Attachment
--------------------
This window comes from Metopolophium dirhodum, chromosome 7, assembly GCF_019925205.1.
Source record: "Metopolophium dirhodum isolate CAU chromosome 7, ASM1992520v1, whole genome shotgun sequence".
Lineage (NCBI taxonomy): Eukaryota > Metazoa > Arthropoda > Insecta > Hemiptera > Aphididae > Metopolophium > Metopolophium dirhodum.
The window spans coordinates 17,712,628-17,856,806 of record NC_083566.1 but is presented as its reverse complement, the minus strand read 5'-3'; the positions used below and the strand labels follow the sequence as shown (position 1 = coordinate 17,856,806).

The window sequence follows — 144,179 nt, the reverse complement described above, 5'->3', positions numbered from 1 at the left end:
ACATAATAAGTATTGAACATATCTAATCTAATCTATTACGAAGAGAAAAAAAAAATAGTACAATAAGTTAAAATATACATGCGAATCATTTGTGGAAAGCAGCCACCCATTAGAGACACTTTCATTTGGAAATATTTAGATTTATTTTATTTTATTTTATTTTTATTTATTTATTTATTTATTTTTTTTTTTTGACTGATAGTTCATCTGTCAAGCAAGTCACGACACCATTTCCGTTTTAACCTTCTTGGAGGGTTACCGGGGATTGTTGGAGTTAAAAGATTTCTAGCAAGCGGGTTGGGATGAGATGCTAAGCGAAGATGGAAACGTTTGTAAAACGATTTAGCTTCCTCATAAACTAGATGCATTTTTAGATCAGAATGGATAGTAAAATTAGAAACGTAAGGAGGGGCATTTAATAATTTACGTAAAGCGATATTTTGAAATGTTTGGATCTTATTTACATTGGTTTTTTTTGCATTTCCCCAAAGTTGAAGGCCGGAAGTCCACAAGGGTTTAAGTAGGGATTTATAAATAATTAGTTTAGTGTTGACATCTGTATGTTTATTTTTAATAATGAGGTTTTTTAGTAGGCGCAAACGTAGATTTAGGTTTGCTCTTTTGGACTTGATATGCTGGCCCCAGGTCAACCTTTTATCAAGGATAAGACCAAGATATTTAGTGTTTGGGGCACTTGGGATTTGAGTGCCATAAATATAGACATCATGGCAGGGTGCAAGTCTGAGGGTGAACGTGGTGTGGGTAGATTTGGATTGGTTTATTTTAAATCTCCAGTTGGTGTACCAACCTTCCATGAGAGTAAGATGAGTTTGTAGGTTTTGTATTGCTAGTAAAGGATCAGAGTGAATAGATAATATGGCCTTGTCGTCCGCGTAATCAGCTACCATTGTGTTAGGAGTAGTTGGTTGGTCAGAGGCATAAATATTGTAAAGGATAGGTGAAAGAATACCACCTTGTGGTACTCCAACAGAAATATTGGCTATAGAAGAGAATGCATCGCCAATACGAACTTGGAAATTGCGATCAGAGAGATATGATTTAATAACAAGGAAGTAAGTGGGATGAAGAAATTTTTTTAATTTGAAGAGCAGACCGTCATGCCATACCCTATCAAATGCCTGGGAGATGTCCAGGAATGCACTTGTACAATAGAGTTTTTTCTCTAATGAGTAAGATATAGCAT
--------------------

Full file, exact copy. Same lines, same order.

This window comes from Metopolophium dirhodum, chromosome 7, assembly GCF_019925205.1.
Source record: "Metopolophium dirhodum isolate CAU chromosome 7, ASM1992520v1, whole genome shotgun sequence".
Lineage (NCBI taxonomy): Eukaryota > Metazoa > Arthropoda > Insecta > Hemiptera > Aphididae > Metopolophium > Metopolophium dirhodum.
The window spans coordinates 17,712,628-17,856,806 of record NC_083566.1 but is presented as its reverse complement, the minus strand read 5'-3'; the positions used below and the strand labels follow the sequence as shown (position 1 = coordinate 17,856,806).

The window sequence follows — 144,179 nt, the reverse complement described above, 5'->3', positions numbered from 1 at the left end:
ACATAATAAGTATTGAACATATCTAATCTAATCTATTACGAAGAGAAAAAAAAAATAGTACAATAAGTTAAAATATACATGCGAATCATTTGTGGAAAGCAGCCACCCATTAGAGACACTTTCATTTGGAAATATTTAGATTTATTTTATTTTATTTTATTTTTATTTATTTATTTATTTATTTTTTTTTTTTGACTGATAGTTCATCTGTCAAGCAAGTCACGACACCATTTCCGTTTTAACCTTCTTGGAGGGTTACCGGGGATTGTTGGAGTTAAAAGATTTCTAGCAAGCGGGTTGGGATGAGATGCTAAGCGAAGATGGAAACGTTTGTAAAACGATTTAGCTTCCTCATAAACTAGATGCATTTTTAGATCAGAATGGATAGTAAAATTAGAAACGTAAGGAGGGGCATTTAATAATTTACGTAAAGCGATATTTTGAAATGTTTGGATCTTATTTACATTGGTTTTTTTTGCATTTCCCCAAAGTTGAAGGCCGGAAGTCCACAAGGGTTTAAGTAGGGATTTATAAATAATTAGTTTAGTGTTGACATCTGTATGTTTATTTTTAATAATGAGGTTTTTTAGTAGGCGCAAACGTAGATTTAGGTTTGCTCTTTTGGACTTGATATGCTGGCCCCAGGTCAACCTTTTATCAAGGATAAGACCAAGATATTTAGTGTTTGGGGCACTTGGGATTTGAGTGCCATAAATATAGACATCATGGCAGGGTGCAAGTCTGAGGGTGAACGTGGTGTGGGTAGATTTGGATTGGTTTATTTTAAATCTCCAGTTGGTGTACCAACCTTCCATGAGAGTAAGATGAGTTTGTAGGTTTTGTATTGCTAGTAAAGGATCAGAGTGAATAGATAATATGGCCTTGTCGTCCGCGTAATCAGCTACCATTGTGTTAGGAGTAGTTGGTTGGTCAGAGGCATAAATATTGTAAAGGATAGGTGAAAGAATACCACCTTGTGGTACTCCAACAGAAATATTGGCTATAGAAGAGAATGCATCGCCAATACGAACTTGGAAATTGCGATCAGAGAGATATGATTTAATAACAAGGAAGTAAGTGGGATGAAGAAATTTTTTTAATTTGAAGAGCAGACCGTCATGCCATACCCTATCAAATGCCTGGGAGATGTCCAGGAATGCACTTGTACAATAGAGTTTTTTCTCTAATGAGTAAGATATAGCAT